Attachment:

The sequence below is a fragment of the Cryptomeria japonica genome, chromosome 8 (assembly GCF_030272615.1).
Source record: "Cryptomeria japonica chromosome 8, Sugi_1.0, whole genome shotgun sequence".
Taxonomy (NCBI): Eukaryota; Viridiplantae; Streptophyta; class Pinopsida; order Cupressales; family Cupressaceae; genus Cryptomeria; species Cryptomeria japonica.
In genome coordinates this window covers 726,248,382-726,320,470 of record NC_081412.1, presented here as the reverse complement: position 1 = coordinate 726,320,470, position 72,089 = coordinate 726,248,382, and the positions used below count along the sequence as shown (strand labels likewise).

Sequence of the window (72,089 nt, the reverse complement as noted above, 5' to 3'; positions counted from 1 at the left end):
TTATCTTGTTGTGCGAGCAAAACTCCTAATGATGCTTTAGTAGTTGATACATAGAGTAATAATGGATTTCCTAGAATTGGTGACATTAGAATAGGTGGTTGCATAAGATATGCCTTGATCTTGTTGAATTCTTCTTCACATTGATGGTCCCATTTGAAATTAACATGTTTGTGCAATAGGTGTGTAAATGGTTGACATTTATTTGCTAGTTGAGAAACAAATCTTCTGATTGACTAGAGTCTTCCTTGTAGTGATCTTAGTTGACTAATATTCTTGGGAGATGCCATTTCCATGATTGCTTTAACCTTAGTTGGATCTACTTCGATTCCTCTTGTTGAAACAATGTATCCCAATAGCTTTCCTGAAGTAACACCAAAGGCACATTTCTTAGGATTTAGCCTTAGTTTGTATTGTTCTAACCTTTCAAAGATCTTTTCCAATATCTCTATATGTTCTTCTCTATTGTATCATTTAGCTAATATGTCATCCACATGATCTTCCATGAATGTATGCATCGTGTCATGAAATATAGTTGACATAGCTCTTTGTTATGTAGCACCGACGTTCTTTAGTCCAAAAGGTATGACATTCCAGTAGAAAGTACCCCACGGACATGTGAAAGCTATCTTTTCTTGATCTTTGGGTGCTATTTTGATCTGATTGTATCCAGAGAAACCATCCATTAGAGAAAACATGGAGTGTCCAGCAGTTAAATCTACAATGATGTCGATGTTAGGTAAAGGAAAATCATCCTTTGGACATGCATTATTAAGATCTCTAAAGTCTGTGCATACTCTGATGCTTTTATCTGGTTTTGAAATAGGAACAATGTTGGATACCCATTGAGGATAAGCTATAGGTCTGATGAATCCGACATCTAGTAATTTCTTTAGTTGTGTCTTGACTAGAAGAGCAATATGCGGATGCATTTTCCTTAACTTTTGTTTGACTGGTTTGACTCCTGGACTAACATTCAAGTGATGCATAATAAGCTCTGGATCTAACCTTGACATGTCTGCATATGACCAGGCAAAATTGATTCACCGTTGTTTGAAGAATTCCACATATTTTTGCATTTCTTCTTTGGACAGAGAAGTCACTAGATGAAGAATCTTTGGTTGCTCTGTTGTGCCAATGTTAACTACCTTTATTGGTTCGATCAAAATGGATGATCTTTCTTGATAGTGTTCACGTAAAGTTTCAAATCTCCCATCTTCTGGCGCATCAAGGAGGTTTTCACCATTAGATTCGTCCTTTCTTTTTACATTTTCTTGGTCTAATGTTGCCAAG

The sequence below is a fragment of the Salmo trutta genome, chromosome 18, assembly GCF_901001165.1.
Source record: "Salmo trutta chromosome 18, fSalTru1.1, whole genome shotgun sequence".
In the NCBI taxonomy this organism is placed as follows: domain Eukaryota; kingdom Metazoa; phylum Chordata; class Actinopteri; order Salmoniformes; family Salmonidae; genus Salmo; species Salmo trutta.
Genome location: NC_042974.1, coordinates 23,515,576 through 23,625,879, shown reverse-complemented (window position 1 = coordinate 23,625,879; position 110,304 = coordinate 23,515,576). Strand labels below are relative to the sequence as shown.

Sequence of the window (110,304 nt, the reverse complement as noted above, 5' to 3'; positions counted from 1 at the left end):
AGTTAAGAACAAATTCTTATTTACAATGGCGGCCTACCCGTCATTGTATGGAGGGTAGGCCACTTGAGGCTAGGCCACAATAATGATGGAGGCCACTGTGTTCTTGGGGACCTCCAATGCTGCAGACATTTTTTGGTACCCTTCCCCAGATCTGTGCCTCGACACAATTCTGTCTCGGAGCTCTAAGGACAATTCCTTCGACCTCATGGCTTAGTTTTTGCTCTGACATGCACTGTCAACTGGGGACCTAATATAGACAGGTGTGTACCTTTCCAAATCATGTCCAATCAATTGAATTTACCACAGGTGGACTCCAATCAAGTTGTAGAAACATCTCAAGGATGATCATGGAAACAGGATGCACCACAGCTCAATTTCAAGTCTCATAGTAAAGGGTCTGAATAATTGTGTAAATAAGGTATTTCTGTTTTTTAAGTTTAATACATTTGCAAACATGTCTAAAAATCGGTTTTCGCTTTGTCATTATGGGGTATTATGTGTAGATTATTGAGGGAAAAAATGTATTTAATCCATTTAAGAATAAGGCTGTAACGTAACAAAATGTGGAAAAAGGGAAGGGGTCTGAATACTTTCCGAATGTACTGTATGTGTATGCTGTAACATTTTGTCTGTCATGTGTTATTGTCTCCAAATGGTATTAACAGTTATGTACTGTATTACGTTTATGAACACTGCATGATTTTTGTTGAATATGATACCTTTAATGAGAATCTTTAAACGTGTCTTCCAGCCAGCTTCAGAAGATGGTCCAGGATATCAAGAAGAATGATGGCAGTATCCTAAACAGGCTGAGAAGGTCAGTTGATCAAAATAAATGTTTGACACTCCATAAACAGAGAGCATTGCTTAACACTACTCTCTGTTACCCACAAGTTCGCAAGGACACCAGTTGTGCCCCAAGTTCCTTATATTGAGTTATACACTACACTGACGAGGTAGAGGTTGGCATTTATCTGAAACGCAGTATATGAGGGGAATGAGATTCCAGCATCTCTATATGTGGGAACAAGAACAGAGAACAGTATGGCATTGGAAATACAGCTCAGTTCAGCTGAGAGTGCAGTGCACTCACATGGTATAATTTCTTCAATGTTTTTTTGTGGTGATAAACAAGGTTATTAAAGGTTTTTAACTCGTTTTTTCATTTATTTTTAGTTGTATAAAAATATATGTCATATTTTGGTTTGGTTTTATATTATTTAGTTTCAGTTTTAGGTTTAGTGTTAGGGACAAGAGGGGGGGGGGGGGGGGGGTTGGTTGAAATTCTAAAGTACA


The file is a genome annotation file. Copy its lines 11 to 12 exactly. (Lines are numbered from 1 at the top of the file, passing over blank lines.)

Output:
Sequence of the window (110,304 nt, the reverse complement as noted above, 5' to 3'; positions counted from 1 at the left end):
AGTTAAGAACAAATTCTTATTTACAATGGCGGCCTACCCGTCATTGTATGGAGGGTAGGCCACTTGAGGCTAGGCCACAATAATGATGGAGGCCACTGTGTTCTTGGGGACCTCCAATGCTGCAGACATTTTTTGGTACCCTTCCCCAGATCTGTGCCTCGACACAATTCTGTCTCGGAGCTCTAAGGACAATTCCTTCGACCTCATGGCTTAGTTTTTGCTCTGACATGCACTGTCAACTGGGGACCTAATATAGACAGGTGTGTACCTTTCCAAATCATGTCCAATCAATTGAATTTACCACAGGTGGACTCCAATCAAGTTGTAGAAACATCTCAAGGATGATCATGGAAACAGGATGCACCACAGCTCAATTTCAAGTCTCATAGTAAAGGGTCTGAATAATTGTGTAAATAAGGTATTTCTGTTTTTTAAGTTTAATACATTTGCAAACATGTCTAAAAATCGGTTTTCGCTTTGTCATTATGGGGTATTATGTGTAGATTATTGAGGGAAAAAATGTATTTAATCCATTTAAGAATAAGGCTGTAACGTAACAAAATGTGGAAAAAGGGAAGGGGTCTGAATACTTTCCGAATGTACTGTATGTGTATGCTGTAACATTTTGTCTGTCATGTGTTATTGTCTCCAAATGGTATTAACAGTTATGTACTGTATTACGTTTATGAACACTGCATGATTTTTGTTGAATATGATACCTTTAATGAGAATCTTTAAACGTGTCTTCCAGCCAGCTTCAGAAGATGGTCCAGGATATCAAGAAGAATGATGGCAGTATCCTAAACAGGCTGAGAAGGTCAGTTGATCAAAATAAATGTTTGACACTCCATAAACAGAGAGCATTGCTTAACACTACTCTCTGTTACCCACAAGTTCGCAAGGACACCAGTTGTGCCCCAAGTTCCTTATATTGAGTTATACACTACACTGACGAGGTAGAGGTTGGCATTTATCTGAAACGCAGTATATGAGGGGAATGAGATTCCAGCATCTCTATATGTGGGAACAAGAACAGAGAACAGTATGGCATTGGAAATACAGCTCAGTTCAGCTGAGAGTGCAGTGCACTCACATGGTATAATTTCTTCAATGTTTTTTTGTGGTGATAAACAAGGTTATTAAAGGTTTTTAACTCGTTTTTTCATTTATTTTTAGTTGTATAAAAATATATGTCATATTTTGGTTTGGTTTTATATTATTTAGTTTCAGTTTTAGGTTTAGTGTTAGGGACAAGAGGGGGGGGGGGGGGGGGGTTGGTTGAAATTCTAAAGTACA